Caregiving & Going It Alone: When Life at Home Impacts Productivity at Work
It's no secret that future disruptive demographic changes will have profound implications for the relationship between employers and employees. But what's less well known is that some of those demographic shifts have already arrived. Luckily, employers already have the tools to deal with some of today's changes immediately and affordably.
Last week I gave the keynote address to the annual meeting of CUPA-HR, a group of human resources professionals who serve institutions of higher education. Rapidly changing demographics will be a major source of grief – and opportunity – for HR professionals in the not-too-distant future. And in the meantime, two major demographic disruptions have already happened that are already affecting employee well-being and productivity. First, a generation of peak wage-earners is sandwiched between caring for their kids and their parents. And, second, more and more people are living alone, which presents its own unique set of challenges.
Let's start with the "sandwich generation," which is an endearing way of saying the "under-attack-from-all-sides generation." These people, usually between age 40 and 60, find themselves caring for elderly parents and raising kids at the same time. (And "kids" in this case includes 20-somethings living at home, thanks to the feeble state of the economy). Members of the sandwich generation are at the peak of their earning power and value to employers, but the time and energy they spend caring for others take a serious toll on their health and their work. A study based upon the Gallup-Healthways Well-Being Index showed that one in four American families spends nearly 21 hours per week providing care to an older adult. Moreover, the Gallup-Healthways data show that employed caregivers report higher levels of fatigue, depression and even pain than non-caregivers.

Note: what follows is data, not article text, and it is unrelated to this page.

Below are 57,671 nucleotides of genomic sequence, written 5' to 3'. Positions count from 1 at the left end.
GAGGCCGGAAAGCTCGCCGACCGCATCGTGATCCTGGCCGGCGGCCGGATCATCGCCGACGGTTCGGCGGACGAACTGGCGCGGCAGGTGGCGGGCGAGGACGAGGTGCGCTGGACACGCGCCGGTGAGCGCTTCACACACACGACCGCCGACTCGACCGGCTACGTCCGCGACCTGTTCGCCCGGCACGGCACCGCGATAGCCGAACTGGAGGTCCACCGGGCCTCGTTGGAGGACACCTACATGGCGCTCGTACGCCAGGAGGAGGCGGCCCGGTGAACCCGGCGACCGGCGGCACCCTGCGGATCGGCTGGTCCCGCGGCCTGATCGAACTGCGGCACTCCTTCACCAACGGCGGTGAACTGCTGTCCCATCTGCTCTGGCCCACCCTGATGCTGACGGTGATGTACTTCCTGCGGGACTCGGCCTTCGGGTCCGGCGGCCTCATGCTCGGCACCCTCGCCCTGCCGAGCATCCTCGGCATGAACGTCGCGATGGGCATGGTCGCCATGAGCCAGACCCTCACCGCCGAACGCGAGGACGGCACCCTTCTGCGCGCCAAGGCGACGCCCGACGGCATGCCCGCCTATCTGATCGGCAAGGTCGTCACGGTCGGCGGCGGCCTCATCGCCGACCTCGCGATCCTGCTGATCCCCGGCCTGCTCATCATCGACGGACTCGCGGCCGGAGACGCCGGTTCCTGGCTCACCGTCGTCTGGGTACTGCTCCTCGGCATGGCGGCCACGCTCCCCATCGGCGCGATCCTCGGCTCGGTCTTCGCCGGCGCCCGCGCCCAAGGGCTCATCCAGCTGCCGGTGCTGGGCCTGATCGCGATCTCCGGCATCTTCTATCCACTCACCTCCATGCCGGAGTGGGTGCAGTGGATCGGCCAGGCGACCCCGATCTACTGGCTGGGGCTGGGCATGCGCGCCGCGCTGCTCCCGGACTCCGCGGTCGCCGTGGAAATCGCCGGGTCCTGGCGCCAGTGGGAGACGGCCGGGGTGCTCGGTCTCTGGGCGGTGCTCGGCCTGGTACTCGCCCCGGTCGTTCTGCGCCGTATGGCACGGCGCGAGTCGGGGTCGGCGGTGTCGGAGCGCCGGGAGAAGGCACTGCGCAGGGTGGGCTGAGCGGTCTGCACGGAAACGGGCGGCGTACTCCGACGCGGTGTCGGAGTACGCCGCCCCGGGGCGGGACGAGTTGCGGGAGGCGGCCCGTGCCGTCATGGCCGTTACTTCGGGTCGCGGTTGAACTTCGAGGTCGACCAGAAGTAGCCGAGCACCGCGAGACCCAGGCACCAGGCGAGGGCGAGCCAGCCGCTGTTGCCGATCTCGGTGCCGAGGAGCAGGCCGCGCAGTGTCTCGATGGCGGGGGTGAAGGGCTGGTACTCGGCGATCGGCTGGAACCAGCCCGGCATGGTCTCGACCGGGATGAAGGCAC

Caring costs employers too. Another study conducted by Johns Hopkins found that caring for older parents takes an 18.5 percent bite out of productivity. Add the needs of kids into that equation and you've got yourself a seriously stressed and challenged worker.
Even as some find themselves the raw meat of a kid-and-parent sandwich, many others make do without the benefits of family life. As a result of those waiting longer to marry as well as the increasing prevalence of divorce, one-person households are becoming increasingly common. Today almost 33 million people live alone in the United States, accounting for a third of all U.S. households (See CBS News).
Once again, the result is distracted workers, because living alone can be difficult, expensive work – especially as we age. In a household of one, chores all fall on one set of shoulders, as does health management, retirement planning and savings. To make matters worse, those who live alone don't have anyone to help them with those tasks that can only be accomplished during working hours – anything from banking to insurance to auto work to opening the front door for the cable guy who claims he will be there between 2 and…. And any employer who assumes that employees aren't already dealing with at least some of these tasks from their desks during the workday is surely delusional.
So what can an employer do to help employees who find themselves providing caring for nearly everyone but themselves, and others who are running a household of one? (Or, in perhaps the toughest scenario, a person living alone who cares for an elderly parent who lives elsewhere.)
MIT AgeLab's Luke Yoquinto contributed to this article.
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